Letters to the Editor

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TAXES: Where’s citizens’ compassion?

Letter by Daniel R. Maarsingh, Tacoma on Jan. 13, 2011 at 1:26 pm with 9 Comments »
January 13, 2011 1:54 pm

What? The state of Illinois has committed a mortal sin. It has actually raised taxes to help balance the budget (TNT, 1-13).

Instead of crucifying public employees and gutting education, they asked all of their citizens to help preserve the civic fabric that intelligent and caring individuals have worked for so many generations to build.

Normally legislators should follow the will of the people – so far as it can be ascertained. But I wonder if sometimes our legislator should look beyond the “will” of the people and ask if destroying state programs, creating inferior public schools, making it harder for students to attend higher education and ignoring critical infrastructure are in fact counter to the best interests of the people of the state.

It just might make sense for a two-thirds majority of our legislators to decide that it is time to raise taxes.

To the citizens of this state who consistently vote no new taxes and vote to cripple the ability of the Legislature to generate revenue, I ask: “Where’s your compassion?” How badly would it have crippled their checkbook to pay two cents more for a cola or bottle of water?

Taxes are the price we pay for civilization: for police, firefighters, teachers, sewage treatment, roads, garbage pickup, medical systems and education of our citizens, to name a few.

We’ve worked for hundreds of years to build our country; it wold be a shame to see it shrivel and die due to short-sighted financial self-interest.

Leave a comment Comments → 9
  1. Yep, Let’s get the state legislature to ask the citizens to vote for a tax based on your adjusted gross income, not taxable income after deductions (Schedule A0 and exemption amounts. That’s 5% of AGI. So, make $50,000 with kids and a house, real estate taxes, etc or $2,500.

  2. truthbusterguy says:

    When you can not trust the ones that you send your tax dollars to, you do everything you can to stop sending them any more money.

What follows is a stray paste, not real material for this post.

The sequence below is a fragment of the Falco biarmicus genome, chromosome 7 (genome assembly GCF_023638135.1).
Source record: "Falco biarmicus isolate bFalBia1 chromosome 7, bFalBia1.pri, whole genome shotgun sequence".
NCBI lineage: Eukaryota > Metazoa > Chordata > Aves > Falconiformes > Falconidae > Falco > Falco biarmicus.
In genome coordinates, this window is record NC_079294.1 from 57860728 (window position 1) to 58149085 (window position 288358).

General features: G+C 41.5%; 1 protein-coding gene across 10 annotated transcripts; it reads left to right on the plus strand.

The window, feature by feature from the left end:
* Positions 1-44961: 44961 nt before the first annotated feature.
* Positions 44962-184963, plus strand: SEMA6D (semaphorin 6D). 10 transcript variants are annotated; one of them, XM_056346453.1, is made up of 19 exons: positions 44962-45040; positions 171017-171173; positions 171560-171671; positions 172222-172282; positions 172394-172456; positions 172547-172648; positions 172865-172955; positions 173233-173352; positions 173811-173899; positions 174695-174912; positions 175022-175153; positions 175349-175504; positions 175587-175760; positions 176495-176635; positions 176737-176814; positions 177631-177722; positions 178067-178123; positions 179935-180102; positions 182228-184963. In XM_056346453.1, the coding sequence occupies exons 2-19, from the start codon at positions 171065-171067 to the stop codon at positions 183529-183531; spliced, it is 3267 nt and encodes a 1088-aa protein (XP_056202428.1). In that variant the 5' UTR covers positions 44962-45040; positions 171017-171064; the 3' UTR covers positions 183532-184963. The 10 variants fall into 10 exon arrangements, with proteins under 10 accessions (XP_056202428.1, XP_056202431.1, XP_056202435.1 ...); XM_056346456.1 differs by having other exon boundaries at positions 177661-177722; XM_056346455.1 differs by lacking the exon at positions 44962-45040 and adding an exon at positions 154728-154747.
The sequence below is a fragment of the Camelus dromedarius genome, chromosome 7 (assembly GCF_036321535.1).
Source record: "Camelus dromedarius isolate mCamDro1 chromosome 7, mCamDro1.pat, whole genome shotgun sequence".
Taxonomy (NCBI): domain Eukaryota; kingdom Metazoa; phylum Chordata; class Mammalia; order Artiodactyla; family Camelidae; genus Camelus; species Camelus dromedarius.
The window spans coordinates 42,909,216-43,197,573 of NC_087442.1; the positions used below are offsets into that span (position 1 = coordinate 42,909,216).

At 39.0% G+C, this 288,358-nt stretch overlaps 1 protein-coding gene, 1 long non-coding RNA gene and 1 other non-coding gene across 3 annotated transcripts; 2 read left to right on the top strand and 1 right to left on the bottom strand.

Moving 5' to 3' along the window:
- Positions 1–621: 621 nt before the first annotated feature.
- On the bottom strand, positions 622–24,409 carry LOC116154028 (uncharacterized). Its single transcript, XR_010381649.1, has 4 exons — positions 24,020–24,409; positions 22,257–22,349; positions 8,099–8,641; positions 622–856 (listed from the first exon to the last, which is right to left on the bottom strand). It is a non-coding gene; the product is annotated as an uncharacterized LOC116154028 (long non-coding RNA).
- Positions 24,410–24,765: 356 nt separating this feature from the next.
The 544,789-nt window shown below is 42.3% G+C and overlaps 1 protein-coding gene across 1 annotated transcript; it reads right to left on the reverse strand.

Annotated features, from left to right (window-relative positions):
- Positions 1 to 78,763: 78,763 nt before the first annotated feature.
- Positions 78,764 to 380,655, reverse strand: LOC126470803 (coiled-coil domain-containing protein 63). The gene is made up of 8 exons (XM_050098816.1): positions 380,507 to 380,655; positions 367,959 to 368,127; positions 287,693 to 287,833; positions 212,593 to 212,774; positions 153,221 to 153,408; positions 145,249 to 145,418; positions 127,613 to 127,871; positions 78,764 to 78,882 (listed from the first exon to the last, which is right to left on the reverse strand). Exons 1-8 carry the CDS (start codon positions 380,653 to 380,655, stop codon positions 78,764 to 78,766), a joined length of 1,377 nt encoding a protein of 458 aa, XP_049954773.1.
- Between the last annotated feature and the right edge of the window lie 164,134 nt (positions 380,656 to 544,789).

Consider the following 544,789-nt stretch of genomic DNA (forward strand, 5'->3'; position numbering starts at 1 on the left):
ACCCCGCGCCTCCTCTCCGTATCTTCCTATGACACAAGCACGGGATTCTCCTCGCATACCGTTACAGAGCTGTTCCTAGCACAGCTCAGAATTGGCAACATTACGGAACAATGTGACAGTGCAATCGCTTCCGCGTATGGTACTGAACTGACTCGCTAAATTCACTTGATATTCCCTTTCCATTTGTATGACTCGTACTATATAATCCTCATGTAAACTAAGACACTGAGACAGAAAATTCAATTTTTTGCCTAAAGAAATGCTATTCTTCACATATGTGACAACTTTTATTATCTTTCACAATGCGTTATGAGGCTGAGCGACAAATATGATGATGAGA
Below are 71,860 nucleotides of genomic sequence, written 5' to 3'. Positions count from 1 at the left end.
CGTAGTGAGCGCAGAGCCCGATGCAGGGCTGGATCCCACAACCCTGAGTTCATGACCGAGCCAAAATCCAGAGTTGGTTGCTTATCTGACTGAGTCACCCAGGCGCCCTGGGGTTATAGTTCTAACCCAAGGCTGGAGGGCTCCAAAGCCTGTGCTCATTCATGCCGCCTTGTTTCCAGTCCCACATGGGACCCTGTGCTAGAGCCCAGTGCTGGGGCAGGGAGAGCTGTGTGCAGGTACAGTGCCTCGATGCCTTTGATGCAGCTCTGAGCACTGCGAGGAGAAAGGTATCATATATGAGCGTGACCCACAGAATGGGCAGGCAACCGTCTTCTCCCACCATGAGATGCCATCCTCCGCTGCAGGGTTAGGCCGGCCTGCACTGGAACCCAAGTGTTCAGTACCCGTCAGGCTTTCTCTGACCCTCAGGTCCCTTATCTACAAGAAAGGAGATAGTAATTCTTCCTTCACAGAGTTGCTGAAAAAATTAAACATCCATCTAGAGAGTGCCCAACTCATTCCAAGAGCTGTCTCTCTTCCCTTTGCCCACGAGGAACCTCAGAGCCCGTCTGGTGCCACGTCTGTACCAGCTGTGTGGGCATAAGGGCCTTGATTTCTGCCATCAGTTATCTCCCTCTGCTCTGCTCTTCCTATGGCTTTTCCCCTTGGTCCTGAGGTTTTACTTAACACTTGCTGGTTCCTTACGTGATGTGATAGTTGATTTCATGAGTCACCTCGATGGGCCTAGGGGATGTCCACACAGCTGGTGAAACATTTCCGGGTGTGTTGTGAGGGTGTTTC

This doesn’t make me a less compassionate person. I give my money to community groups that help the people.

    Government only helps their friends, unions, indian tribes, and anyone that writes them a huge check.

    All of us need to do what we can to avoid paying taxes but gine that money to your favorite charity instead.

    So, I support starving the beast of government and force them to manage a minal level of government that addresses only the priorities in this state. Public safety and education.

  3. mattersnot1 says:

    Daniel, I don’t know whether you work for government or in the private sector. I’ve worked for both.
    I’ve researched what the average government worker is paid and I can tell you if you cut their salaries in half, they would still be making more than the average worker in the private sector.
    It is time to downsize government personnel!!!!

  4. blakeshouse says:

    The lame duck session of the Illinois state house just crapped all over the citizens of that state. After the Nov rejection nationwide of the socialist/ neo marxists agenda on both state and federal level, the state congress decided to punish the voters for their insolence with a 60% increase in the state income tax. How dare the simplistic voters say no to the utopian ideals spouted and touted by the leftist regime, now they will pay, oops I mean pay more, so they can continue to spend money like drunken sailors.